ASSOCIATED CONCEPTS

Connections between different concepts around agroecology and sustainable food production

Many terms and concepts are associated to agroecology and sustainable food production. Among the most relevant and common approaches on sustainable food system, we can mention sustainable agriculture, climate-smart agriculture, conservation agriculture, ecological agriculture, organic agriculture, permaculture or fair-trade. Some of those concepts overlap, some are nested in each other, while some only share a few principles. 

For instance, fair-trade is more focused on social aspects of farming systems and sustaining smallholder’s livelihoods, while organic agriculture has a bigger emphasis on reducing external inputs and supporting market labels.

Other commonly used concepts in agriculture are: low-external input agriculture or people-centered agriculture, bio-dynamic, ecosystem-based approach, save and grow, restoration agriculture, sustainable intensification, climate resilient agriculture, food sovereignty, fair-trade.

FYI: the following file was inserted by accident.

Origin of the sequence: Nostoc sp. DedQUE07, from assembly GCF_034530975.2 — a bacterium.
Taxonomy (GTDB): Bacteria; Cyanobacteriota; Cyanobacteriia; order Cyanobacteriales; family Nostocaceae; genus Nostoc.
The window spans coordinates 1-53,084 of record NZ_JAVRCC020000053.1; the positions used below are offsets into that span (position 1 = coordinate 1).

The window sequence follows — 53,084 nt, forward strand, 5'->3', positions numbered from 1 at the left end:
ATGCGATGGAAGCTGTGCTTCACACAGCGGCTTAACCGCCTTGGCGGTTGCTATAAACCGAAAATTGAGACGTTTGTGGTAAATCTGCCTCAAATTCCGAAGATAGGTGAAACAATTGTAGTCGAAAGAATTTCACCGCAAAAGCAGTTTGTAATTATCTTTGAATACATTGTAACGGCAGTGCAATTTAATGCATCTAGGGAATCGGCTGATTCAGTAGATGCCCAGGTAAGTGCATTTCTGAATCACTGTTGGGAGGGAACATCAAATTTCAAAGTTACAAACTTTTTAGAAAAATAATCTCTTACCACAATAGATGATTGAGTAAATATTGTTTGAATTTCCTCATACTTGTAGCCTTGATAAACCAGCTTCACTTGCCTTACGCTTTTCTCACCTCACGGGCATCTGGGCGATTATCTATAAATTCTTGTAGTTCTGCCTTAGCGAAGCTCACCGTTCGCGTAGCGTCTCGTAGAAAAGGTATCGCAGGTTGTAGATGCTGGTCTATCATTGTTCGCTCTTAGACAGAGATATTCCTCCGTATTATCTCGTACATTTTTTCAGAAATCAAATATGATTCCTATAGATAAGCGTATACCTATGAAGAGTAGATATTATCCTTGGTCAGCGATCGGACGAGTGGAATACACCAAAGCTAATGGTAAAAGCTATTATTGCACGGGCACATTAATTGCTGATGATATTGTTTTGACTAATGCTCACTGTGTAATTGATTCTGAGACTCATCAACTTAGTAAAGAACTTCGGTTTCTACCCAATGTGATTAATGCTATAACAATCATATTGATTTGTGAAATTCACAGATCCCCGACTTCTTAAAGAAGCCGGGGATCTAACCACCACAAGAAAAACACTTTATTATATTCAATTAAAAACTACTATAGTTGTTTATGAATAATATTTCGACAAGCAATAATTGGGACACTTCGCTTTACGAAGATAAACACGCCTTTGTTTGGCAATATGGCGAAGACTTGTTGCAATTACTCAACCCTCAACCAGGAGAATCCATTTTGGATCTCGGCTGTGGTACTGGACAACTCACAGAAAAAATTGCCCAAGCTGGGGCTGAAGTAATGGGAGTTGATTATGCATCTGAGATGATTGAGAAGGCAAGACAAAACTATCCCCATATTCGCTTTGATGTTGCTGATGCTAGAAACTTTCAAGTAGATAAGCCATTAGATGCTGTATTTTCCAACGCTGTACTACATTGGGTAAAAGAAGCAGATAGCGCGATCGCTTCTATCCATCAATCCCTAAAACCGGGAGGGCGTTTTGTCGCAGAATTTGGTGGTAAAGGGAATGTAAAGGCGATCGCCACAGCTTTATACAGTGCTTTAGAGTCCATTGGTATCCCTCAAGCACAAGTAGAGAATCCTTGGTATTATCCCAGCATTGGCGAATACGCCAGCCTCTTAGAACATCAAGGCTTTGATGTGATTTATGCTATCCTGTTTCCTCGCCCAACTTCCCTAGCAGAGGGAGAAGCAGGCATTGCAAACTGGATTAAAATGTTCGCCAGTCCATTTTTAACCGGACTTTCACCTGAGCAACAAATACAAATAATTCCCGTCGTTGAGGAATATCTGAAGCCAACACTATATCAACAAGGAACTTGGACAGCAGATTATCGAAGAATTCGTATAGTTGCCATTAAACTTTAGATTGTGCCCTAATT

List of other concepts

Discover the differences between the different approaches in food production.

Climate-Smart Agriculture (CSA) is an approach to help the people who manage agricultural systems respond effectively to climate change.  The CSA approach pursues the triple objectives of sustainably increasing productivity and incomes, adapting to climate change and reducing greenhouse gas emissions where possible.  This does not imply that every practice applied in every location should produce “triple wins”.  Rather the CSA approach seeks to reduce trade-offs and promote synergies by taking these objectives into consideration to inform decisions from the local to the global scales and over short and long time horizons, to derive locally-acceptable solutions.

FAO

“Community Supported Agriculture” is a partnership between a farm and consumers where the risks and rewards of farming are shared. No two CSAs are alike, but all CSAs are generally organized according to 4 principles:

Partnership

CSA is based on a partnership, usually formalised as an individual contract between each consumer and the producer, and characterised by a mutual commitment to supply one another (with money and food) over an extended period of time, beyond any single act of exchange. The contracts, oral or written, last for several months, a season or a year.